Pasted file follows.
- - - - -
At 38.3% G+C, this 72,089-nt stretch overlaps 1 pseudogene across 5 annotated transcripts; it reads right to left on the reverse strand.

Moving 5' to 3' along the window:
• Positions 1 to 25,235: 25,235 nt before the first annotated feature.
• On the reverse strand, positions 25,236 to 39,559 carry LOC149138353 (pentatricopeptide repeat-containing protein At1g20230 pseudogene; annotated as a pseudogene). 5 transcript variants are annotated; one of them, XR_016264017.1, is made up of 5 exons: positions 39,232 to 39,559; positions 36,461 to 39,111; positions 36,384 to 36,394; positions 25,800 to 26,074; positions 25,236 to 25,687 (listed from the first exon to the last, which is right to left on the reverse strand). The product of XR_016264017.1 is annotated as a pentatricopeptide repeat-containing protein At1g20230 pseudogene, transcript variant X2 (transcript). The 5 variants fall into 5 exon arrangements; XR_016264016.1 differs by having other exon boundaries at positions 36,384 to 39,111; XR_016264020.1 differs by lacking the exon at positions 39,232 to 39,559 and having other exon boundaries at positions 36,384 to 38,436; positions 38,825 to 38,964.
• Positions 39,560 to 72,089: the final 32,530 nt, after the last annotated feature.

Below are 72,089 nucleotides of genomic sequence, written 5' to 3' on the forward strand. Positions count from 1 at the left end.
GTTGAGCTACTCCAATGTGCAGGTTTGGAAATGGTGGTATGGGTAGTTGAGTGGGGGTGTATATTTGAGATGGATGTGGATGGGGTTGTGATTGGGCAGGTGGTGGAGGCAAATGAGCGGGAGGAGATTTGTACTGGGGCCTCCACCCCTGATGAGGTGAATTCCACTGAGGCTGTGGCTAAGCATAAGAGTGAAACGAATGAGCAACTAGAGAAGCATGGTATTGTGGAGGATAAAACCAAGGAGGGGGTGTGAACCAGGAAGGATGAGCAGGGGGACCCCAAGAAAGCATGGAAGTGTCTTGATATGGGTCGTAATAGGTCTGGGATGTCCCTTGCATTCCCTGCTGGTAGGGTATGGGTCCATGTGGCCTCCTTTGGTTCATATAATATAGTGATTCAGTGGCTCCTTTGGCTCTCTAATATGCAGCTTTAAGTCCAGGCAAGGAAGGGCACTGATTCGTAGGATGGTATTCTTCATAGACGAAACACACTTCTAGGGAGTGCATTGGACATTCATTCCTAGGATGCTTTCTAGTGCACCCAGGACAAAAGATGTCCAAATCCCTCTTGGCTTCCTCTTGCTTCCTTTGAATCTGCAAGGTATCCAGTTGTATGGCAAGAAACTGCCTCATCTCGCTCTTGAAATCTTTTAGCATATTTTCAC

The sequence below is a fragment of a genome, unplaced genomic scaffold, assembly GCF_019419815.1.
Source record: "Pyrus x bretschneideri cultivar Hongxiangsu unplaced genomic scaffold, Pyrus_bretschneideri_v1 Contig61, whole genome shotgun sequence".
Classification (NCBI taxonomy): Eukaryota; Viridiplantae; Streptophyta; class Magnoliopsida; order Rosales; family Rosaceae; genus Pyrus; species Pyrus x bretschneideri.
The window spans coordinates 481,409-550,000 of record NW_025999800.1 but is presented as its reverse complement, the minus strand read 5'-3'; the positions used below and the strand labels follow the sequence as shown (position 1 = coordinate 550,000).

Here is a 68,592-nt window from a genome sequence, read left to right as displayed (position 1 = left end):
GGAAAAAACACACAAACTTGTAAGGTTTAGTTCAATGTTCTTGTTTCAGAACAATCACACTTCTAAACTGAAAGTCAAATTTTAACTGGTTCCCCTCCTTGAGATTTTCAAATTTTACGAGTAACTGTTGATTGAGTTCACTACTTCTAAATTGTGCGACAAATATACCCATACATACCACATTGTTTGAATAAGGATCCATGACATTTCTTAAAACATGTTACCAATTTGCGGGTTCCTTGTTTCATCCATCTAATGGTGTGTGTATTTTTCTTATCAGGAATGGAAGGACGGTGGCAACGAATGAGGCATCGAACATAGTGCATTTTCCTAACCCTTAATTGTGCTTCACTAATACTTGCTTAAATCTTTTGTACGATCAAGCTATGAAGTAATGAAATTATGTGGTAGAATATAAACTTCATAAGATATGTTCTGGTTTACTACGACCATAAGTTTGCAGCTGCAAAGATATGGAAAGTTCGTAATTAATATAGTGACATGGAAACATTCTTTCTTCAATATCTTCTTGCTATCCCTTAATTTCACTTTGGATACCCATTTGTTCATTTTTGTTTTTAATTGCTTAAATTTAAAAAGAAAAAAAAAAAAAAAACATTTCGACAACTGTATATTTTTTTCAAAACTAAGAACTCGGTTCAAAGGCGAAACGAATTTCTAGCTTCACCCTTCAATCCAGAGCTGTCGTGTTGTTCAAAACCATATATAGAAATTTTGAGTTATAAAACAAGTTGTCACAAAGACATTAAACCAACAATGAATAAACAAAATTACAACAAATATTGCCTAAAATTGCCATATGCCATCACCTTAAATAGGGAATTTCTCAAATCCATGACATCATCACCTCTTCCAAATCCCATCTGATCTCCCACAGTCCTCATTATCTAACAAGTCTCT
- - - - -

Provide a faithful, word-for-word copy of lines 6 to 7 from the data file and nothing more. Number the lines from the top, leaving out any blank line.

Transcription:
Below are 72,089 nucleotides of genomic sequence, written 5' to 3' on the forward strand. Positions count from 1 at the left end.
GTTGAGCTACTCCAATGTGCAGGTTTGGAAATGGTGGTATGGGTAGTTGAGTGGGGGTGTATATTTGAGATGGATGTGGATGGGGTTGTGATTGGGCAGGTGGTGGAGGCAAATGAGCGGGAGGAGATTTGTACTGGGGCCTCCACCCCTGATGAGGTGAATTCCACTGAGGCTGTGGCTAAGCATAAGAGTGAAACGAATGAGCAACTAGAGAAGCATGGTATTGTGGAGGATAAAACCAAGGAGGGGGTGTGAACCAGGAAGGATGAGCAGGGGGACCCCAAGAAAGCATGGAAGTGTCTTGATATGGGTCGTAATAGGTCTGGGATGTCCCTTGCATTCCCTGCTGGTAGGGTATGGGTCCATGTGGCCTCCTTTGGTTCATATAATATAGTGATTCAGTGGCTCCTTTGGCTCTCTAATATGCAGCTTTAAGTCCAGGCAAGGAAGGGCACTGATTCGTAGGATGGTATTCTTCATAGACGAAACACACTTCTAGGGAGTGCATTGGACATTCATTCCTAGGATGCTTTCTAGTGCACCCAGGACAAAAGATGTCCAAATCCCTCTTGGCTTCCTCTTGCTTCCTTTGAATCTGCAAGGTATCCAGTTGTATGGCAAGAAACTGCCTCATCTCGCTCTTGAAATCTTTTAGCATATTTTCAC